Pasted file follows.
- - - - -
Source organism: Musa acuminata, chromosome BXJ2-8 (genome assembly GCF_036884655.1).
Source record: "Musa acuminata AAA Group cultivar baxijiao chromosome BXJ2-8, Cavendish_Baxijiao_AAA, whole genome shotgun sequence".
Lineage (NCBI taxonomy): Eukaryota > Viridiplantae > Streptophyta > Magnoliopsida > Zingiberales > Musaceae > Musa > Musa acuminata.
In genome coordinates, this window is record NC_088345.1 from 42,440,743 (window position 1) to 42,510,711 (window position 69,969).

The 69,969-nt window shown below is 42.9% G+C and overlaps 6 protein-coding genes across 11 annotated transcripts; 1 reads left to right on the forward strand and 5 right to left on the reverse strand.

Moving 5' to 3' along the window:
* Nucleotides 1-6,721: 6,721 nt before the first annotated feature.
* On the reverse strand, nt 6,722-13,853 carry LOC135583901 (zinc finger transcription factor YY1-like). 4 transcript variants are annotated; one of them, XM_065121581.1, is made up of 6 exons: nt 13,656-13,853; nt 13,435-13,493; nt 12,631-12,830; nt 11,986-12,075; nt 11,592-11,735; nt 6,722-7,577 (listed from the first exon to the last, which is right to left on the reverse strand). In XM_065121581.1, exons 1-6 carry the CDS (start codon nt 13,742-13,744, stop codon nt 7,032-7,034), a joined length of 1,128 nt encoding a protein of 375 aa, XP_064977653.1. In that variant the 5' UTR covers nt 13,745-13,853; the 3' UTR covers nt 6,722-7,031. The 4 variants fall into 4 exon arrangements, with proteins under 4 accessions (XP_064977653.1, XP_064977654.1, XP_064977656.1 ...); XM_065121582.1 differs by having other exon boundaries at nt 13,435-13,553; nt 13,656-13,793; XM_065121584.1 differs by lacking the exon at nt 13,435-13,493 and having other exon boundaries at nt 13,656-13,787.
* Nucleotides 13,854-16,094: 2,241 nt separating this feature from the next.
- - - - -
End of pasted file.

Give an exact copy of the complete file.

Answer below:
Source organism: Musa acuminata, chromosome BXJ2-8 (genome assembly GCF_036884655.1).
Source record: "Musa acuminata AAA Group cultivar baxijiao chromosome BXJ2-8, Cavendish_Baxijiao_AAA, whole genome shotgun sequence".
Lineage (NCBI taxonomy): Eukaryota > Viridiplantae > Streptophyta > Magnoliopsida > Zingiberales > Musaceae > Musa > Musa acuminata.
In genome coordinates, this window is record NC_088345.1 from 42,440,743 (window position 1) to 42,510,711 (window position 69,969).

The 69,969-nt window shown below is 42.9% G+C and overlaps 6 protein-coding genes across 11 annotated transcripts; 1 reads left to right on the forward strand and 5 right to left on the reverse strand.

Moving 5' to 3' along the window:
* Nucleotides 1-6,721: 6,721 nt before the first annotated feature.
* On the reverse strand, nt 6,722-13,853 carry LOC135583901 (zinc finger transcription factor YY1-like). 4 transcript variants are annotated; one of them, XM_065121581.1, is made up of 6 exons: nt 13,656-13,853; nt 13,435-13,493; nt 12,631-12,830; nt 11,986-12,075; nt 11,592-11,735; nt 6,722-7,577 (listed from the first exon to the last, which is right to left on the reverse strand). In XM_065121581.1, exons 1-6 carry the CDS (start codon nt 13,742-13,744, stop codon nt 7,032-7,034), a joined length of 1,128 nt encoding a protein of 375 aa, XP_064977653.1. In that variant the 5' UTR covers nt 13,745-13,853; the 3' UTR covers nt 6,722-7,031. The 4 variants fall into 4 exon arrangements, with proteins under 4 accessions (XP_064977653.1, XP_064977654.1, XP_064977656.1 ...); XM_065121582.1 differs by having other exon boundaries at nt 13,435-13,553; nt 13,656-13,793; XM_065121584.1 differs by lacking the exon at nt 13,435-13,493 and having other exon boundaries at nt 13,656-13,787.
* Nucleotides 13,854-16,094: 2,241 nt separating this feature from the next.